Rainwater Illegal to Collect in Oregon

Discussion in 'History Forum' started by HankD, Jul 29, 2012.

  1. HankD

    HankD
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    Say What!?

    http://cnsnews.com/news/article/oregon-man-sentenced-30-days-jail-collecting-rainwater-his-property

    Matthew 5:45 That ye may be the children of your Father which is in heaven: for he maketh his sun to rise on the evil and on the good, and sendeth rain on the just and on the unjust.


    What's next? A fee for sunshine?

    HankD
     
  2. Sapper Woody

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    As absurd as that sounds, I wonder if people had the same thoughts when the income tax was introduced? "A fee to work? What's next? A fee on rainwater?"
     
  3. kyredneck

    kyredneck
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    Evidently even WA has some of these laws:

    "...You may not be aware of this, but many Western states, including Utah, Washington and Colorado, have long outlawed individuals from collecting rainwater on their own properties because, according to officials, that rain belongs to someone else.

    As bizarre as it sounds, laws restricting property owners from "diverting" water that falls on their own homes and land have been on the books for quite some time in many Western states. Only recently, as droughts and renewed interest in water conservation methods have become more common, have individuals and business owners started butting heads with law enforcement over the practice of collecting rainwater for personal use."
    http://www.naturalnews.com/029286_rainwater_collection_water.html

    I'd be in trouble if I lived out there. My well went dry during the drought of 1988, and after a significant amount of research I opted to build an 11,000 gallon cistern that collects rainwater from my house. Works like a charm, we basically live like 'city people'. The key is having one large enough to store enough water to get you through extended dry spells (like we've had this year).

    Are cisterns commonly in use out west?
     
    #3 kyredneck, Jul 29, 2012
    Last edited by a moderator: Jul 29, 2012
  4. Squire Robertsson

    Squire Robertsson
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    This situation is based on who owns water rights to the land his house is built on. His reservoirs would keep down stream landowners from accessing water they have rights to.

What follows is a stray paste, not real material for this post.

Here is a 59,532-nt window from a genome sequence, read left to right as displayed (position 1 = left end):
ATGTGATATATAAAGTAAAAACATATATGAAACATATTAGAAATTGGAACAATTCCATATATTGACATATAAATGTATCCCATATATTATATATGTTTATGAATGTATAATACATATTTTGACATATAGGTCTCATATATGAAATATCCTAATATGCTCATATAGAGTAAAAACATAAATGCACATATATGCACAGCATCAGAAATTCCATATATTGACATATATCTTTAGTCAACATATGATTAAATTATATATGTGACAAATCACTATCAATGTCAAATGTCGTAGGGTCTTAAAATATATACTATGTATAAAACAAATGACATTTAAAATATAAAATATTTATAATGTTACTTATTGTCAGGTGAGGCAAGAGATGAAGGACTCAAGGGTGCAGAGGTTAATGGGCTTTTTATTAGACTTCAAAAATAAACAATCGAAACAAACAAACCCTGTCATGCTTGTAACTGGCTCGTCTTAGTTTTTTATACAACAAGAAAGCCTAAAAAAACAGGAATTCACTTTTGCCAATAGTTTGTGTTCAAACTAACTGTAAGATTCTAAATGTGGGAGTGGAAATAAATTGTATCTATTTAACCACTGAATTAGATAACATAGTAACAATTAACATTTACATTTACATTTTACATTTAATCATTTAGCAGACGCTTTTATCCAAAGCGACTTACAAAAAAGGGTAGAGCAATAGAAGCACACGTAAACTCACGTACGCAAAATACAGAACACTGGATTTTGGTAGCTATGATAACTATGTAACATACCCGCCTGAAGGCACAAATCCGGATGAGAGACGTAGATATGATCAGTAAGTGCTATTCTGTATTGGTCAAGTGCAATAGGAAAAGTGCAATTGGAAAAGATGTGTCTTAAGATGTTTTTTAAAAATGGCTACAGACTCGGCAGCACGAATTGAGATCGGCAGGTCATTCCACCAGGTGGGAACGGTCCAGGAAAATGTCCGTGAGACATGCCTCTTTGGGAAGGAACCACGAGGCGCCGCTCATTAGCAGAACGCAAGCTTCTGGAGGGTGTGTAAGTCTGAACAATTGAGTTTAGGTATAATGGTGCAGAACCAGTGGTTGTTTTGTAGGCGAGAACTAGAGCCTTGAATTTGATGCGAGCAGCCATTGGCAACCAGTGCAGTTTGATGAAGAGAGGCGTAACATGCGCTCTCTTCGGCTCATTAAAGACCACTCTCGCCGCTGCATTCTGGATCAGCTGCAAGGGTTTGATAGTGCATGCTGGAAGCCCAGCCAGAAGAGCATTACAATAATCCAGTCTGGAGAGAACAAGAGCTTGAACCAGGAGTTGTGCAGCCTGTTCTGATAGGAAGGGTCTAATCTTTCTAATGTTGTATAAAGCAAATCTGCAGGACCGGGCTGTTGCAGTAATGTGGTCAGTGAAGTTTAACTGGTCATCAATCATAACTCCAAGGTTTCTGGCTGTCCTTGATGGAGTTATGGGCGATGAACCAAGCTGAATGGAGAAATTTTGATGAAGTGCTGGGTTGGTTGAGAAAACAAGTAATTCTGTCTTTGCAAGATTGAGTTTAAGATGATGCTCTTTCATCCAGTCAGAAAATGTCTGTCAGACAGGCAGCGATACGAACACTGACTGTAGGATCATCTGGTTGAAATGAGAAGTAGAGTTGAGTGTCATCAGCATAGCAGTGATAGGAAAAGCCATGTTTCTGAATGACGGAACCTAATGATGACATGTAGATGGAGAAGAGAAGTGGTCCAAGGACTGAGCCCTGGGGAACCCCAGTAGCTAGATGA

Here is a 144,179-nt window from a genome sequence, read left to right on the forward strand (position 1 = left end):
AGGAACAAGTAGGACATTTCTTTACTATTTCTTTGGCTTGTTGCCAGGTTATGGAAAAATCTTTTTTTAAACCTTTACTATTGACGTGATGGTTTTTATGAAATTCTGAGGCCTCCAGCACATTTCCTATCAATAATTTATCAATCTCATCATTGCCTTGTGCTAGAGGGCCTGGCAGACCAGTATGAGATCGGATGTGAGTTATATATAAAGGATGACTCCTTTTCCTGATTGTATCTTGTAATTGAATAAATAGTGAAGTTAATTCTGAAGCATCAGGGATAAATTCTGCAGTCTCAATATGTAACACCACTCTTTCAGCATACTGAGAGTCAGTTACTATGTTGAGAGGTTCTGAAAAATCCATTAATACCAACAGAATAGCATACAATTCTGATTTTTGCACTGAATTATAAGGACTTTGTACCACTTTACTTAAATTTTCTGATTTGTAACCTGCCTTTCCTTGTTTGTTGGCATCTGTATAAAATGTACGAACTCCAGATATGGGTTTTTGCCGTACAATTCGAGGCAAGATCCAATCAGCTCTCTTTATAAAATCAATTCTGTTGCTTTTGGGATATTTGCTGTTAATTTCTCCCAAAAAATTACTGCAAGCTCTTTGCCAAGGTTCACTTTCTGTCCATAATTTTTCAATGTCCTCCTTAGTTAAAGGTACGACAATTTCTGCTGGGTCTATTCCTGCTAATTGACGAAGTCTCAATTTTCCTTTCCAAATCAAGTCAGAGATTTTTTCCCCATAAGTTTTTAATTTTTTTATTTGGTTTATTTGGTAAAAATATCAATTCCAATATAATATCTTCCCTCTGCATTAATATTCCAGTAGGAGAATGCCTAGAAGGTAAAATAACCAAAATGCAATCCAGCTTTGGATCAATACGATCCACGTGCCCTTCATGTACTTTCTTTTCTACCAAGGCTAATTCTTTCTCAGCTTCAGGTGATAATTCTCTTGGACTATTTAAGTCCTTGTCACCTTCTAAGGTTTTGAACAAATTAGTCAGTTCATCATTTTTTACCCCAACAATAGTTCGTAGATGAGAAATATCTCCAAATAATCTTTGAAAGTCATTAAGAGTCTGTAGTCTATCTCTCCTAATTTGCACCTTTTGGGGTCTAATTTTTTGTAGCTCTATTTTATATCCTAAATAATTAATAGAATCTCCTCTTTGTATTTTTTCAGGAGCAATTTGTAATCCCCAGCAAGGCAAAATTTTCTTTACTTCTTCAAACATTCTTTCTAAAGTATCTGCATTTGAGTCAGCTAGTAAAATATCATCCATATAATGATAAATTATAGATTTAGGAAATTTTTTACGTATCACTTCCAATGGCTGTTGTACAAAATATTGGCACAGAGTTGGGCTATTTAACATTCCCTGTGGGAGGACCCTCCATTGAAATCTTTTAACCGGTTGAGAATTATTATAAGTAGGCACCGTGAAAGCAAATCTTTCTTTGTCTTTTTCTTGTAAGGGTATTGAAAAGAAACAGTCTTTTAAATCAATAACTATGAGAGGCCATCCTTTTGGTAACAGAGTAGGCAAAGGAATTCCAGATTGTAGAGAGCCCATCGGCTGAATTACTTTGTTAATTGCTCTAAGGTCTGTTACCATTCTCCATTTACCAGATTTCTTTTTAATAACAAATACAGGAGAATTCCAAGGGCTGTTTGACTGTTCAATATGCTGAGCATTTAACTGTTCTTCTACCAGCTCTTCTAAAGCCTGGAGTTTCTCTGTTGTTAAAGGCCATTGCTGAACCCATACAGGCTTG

It's a hundred+ year old situation.

    The various states are just enforcing water rights.

    So, it's not all that absurd. If the person in question had contacted the others with rights to the water being collected to ensure the proper distribution, he probably wouldn't be in so much trouble. As it is, he's stealing water belonging to someone else.

    If he had contacted the others with rights to the water in the reservoir, he probably wouldn't be in so much trouble. As it stands, he's stealing water. It's a Western thing.

     
    #4 Squire Robertsson, Jul 29, 2012
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  5. targus

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    No doubt I will take flak for this...

    The article says, "... Harrington constructed dams to block a tributary to the Big Butte, which Medford uses for its water supply."

    Constructing dams across trubutaries is more than simply "collecting rain water".
     
  6. Jerome

    Jerome
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    Prior-Appropriation Water Rights

    "a system of allocating water rights from a water source that is markedly different from riparian water rights. Water law in the western United States generally follows the appropriation doctrine. . . .the general principle is that water rights are unconnected to land ownership, and can be sold or mortgaged like other property. The first person to use a quantity of water from a water source for a beneficial use has the right to continue to use that quantity of water for that purpose. Subsequent users can use the remaining water for their own beneficial purposes provided that they do not impinge on the rights of previous users."
     
  7. Squire Robertsson

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    Now this is a major NO, NO out here in the West.
     
  8. billwald

    billwald
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    The western states have been fighting over water rights for 100 or more years. The laws are very specific but generally ignored in trivial matters.